Today is World Penguin Day! I’m celebrating by showing this video of Adelie penguins to my classes. You should watch the video before you continue reading.
Now imagine living in a world in which that cuteness was unable to go on. There are only two full-time resident penguin species in Antarctica, the Adelie and the Emperor (of the famed March of the Penguins). Both are threatened by the changing climate.
Since Adelie penguins are my favorites, I’m going to focus on them.
Here’s some alarming data. Between 1975 and 2002 the number of breeding pairs of Adelie penguins decreased by 73% (Smith et al. 2003). During this period, krill density fluctuated up and down but with a general trend towards a decrease. In fact, krill density in the Southern Ocean in 2003 was only 10% of the average density recorded between 1982 and 2003 (Atkinson et al. 2004). The krill decline was in turn correlated with loss of sea ice around Antarctica. In 2001 there sea ice extent around Antarctica was just over 28% less than the average extent between 1980 and 2001 (Palmer LTER archive data). Krill eat algae and algae can only grow on the underside of sea ice during the winter. Adelie penguins eat krill and fish that eat krill. Less results in fewer penguin chicks. Food is not the only problem for Adelie penguins. Warmer water around Antarctica leads to more snow in the winter. This snow melts during the nesting season, inundating chicks with water leading to high death rates due to hypothermia, as they are sitting in frigid water in their nests (Fraser and Patterson 1997).
You may be asking yourself, why does it matter if we lose Antarctic penguins? Well, obviously we’d lose a lot of cuteness from the world. But on a more serious note, a loss of penguins would be a harbinger of much bigger disaster. If penguins disappear, that most likely means that their food has disappeared. Krill, a penguin dietary mainstay, is THE food source for the Antarctic. If organisms don’t eat krill, they eat something else that eats krill. Whales, fishes, seabirds, and seals all ultimately rely on a stable krill population. Krill are also sought after by commercial fisheries for the omega-3 fatty acid industry. So if penguins are gone, krill is probably gone along with many other species.
So...help a penguin out! You can make at least one change in your life to reduce your greenhouse gas emissions, here are some easy changes (see also my list in my “Footprints” entry, 3/21):
use less electricity: unplug chargers and appliances you are not using, open up shades
and curtains and just use sunlight (lights are off in my classroom today!),
run dishwasher & laundry when full only
eat fewer animals: it’s easy to plan plant-based meals, try to cut out animal products two
days a week
drive less: plan your errands for the week so that you can get the most done with the least driving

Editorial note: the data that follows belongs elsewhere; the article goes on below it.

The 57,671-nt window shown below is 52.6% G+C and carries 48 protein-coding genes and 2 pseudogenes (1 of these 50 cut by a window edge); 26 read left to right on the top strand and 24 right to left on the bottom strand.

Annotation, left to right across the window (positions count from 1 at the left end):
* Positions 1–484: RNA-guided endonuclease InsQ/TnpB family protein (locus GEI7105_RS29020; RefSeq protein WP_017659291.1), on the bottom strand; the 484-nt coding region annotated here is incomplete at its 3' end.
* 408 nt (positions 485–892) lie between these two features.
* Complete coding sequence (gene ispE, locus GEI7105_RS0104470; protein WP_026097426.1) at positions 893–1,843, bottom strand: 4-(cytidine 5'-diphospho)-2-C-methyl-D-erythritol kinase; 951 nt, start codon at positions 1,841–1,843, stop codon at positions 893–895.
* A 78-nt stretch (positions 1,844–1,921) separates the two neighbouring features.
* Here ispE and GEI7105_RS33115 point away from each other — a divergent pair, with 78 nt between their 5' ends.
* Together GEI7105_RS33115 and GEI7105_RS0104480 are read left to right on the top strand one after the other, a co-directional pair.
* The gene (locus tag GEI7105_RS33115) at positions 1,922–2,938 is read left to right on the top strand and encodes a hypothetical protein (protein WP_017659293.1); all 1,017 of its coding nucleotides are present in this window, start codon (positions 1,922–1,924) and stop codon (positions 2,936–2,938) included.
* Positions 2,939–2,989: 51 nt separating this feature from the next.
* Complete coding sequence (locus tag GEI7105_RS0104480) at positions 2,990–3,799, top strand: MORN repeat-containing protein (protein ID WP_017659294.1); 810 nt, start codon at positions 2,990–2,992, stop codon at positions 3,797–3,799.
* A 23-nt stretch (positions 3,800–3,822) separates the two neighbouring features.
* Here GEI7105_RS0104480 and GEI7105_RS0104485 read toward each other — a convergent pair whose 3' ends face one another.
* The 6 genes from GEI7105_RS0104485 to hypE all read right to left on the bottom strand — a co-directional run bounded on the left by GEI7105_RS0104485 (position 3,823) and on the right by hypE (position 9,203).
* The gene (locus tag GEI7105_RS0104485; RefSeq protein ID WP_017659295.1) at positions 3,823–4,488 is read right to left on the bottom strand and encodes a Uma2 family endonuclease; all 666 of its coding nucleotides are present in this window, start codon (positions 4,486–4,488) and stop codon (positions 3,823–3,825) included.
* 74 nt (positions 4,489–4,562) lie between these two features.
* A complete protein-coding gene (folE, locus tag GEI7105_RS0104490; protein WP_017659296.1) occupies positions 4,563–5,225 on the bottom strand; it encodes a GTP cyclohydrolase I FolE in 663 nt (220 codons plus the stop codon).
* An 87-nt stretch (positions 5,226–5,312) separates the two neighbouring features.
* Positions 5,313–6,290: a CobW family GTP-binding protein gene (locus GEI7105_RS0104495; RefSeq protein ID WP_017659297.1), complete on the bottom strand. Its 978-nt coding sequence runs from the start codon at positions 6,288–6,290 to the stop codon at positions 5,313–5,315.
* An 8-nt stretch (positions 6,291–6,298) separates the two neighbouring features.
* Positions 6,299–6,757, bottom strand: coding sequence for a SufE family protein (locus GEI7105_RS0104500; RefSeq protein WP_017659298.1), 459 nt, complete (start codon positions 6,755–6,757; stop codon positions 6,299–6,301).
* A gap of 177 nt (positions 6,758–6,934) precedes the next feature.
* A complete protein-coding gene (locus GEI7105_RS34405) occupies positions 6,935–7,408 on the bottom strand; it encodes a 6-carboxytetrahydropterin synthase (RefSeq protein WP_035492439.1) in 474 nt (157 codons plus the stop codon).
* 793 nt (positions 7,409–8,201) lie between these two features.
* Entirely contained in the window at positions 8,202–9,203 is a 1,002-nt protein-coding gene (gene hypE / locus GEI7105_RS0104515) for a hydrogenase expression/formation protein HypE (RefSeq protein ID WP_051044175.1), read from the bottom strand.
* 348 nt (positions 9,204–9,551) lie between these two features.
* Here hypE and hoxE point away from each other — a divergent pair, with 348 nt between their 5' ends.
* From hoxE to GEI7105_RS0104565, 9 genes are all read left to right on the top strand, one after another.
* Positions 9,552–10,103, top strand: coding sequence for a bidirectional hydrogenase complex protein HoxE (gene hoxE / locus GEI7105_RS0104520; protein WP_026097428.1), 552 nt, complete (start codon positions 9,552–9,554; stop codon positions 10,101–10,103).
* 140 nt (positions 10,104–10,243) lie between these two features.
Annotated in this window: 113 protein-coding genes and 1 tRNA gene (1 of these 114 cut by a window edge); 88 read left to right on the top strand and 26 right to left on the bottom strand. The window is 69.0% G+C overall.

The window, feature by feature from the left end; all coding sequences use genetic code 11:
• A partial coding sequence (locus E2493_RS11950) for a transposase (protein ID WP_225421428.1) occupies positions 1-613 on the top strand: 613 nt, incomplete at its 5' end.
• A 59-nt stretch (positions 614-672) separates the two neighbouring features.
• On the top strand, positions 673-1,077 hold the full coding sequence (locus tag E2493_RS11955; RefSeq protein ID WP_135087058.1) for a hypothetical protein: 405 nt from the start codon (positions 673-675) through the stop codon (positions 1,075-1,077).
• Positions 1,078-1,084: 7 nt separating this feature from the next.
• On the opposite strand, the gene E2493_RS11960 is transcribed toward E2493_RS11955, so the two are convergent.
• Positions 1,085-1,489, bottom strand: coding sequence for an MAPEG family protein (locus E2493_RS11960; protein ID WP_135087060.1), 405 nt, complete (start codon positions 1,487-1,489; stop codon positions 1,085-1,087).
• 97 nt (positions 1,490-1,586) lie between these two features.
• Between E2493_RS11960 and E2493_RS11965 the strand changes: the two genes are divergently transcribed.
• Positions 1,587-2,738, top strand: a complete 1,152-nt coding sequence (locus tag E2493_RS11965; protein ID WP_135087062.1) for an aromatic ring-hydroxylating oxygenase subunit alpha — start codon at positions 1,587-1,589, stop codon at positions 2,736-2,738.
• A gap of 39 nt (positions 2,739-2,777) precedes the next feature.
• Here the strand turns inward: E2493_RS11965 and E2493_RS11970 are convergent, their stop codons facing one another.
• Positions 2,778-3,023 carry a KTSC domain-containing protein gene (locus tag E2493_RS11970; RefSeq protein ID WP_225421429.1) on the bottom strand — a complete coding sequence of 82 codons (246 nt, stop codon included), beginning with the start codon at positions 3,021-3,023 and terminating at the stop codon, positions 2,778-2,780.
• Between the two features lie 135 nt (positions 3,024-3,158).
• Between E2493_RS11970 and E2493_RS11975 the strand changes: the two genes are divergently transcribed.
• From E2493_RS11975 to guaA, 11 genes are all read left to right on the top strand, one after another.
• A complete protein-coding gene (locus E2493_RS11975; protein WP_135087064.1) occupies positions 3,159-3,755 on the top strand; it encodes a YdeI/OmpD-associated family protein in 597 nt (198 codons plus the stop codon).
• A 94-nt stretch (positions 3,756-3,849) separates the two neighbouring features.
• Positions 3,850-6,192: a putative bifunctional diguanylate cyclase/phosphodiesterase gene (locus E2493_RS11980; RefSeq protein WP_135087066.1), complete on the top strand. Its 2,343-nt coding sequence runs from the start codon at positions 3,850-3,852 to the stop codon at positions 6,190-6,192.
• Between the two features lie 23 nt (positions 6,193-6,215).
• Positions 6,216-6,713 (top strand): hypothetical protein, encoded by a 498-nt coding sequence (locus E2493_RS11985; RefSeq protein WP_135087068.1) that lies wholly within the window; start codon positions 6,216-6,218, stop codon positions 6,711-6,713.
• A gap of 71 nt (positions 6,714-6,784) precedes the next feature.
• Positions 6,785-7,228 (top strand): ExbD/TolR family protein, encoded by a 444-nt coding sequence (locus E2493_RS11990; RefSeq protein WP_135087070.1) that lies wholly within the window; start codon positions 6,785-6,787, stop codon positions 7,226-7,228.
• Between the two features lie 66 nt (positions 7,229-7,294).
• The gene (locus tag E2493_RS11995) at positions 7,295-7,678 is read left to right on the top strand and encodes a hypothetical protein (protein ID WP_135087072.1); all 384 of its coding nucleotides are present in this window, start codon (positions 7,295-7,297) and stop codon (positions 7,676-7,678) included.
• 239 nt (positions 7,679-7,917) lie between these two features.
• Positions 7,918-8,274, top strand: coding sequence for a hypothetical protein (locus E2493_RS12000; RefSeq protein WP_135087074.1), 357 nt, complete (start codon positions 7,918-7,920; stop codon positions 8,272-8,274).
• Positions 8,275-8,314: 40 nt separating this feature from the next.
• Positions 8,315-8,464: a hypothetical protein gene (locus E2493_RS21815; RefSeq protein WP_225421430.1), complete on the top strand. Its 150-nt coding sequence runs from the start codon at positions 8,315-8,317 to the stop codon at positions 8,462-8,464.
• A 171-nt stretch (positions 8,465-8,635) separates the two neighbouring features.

Today I’ve been brainstorming other ways (besides what I listed in my 3/21 “Footprints” entry) that I can reduce my emissions. One thing that I think I can reliably enter into my repertoire is buying grains in bulk. Earlier this month I wrote a lot about reducing my trash output (see 4/3 entry “Composting”). What I’ve noticed lately is that my remaining trash is mostly packaging. As a reminder, it’s important to reduce the amount of material going to landfills because landfills are a big source of methane. Also, plastics are made of oil and take a lot of energy (typically fossil fuels) to make. All grains seem to come in plastic packaging that is not recyclable. Buying grains in bulk will help cut back our trash output even more. I can bring my own bags to put the bulk grains in, and reuse them every time. One more small step in the journey to living as sustainably as I can.
It’s that time of year again. The morning weather report includes a pollen forecast (today we’ll have moderate pollen levels from poplars, junipers, and alders in the Boston area) and I have started a daily regimen of antihistamines with breakfast.
I’m thinking of buying stock in over-the-counter allergy medications as the growing season is ever increasing and pollen counts have been rising, increasing by 32% from 1900 to 2000. By 2060 we are predicted to see 62% higher pollen concentrations than we had in 2000 (https://www.climatecentral.org/gallery/graphics/more-co2-more-pollen, see graph below)!
I believe that a lot of the inertia we see in the public for taking personal actions to reduce greenhouse gas emissions is due to the fact that most people view climate change as something that will affect the future or affect far away places. They don’t understand that climate change is happening now and it’s changing the course of nature everywhere. And nature affects all of us which is very evident during growing season months when a majority of the public has itchy eyes and runny noses. I go through many more tissue boxes in the spring in my classroom than I do through the winter.
The media focuses (rightly) on the “big” stuff around climate change (hurricane intensity, drought, fires, sea level rise) but misses on the less obvious stuff like increasing pollen counts. The message needs to get out there that everyday life is affected by climate change. Then I think people will start to shift from apathy to action.
A couple of days ago one of my students walked into class proudly brandishing his new metal water bottle. Last week we had focused on waste production, harping a bit on single use plastics. Until this week that student had been bringing a single use plastic water bottle to school every day, maybe even more than one. I told him that is a great step, that every little bit counts. And it really does.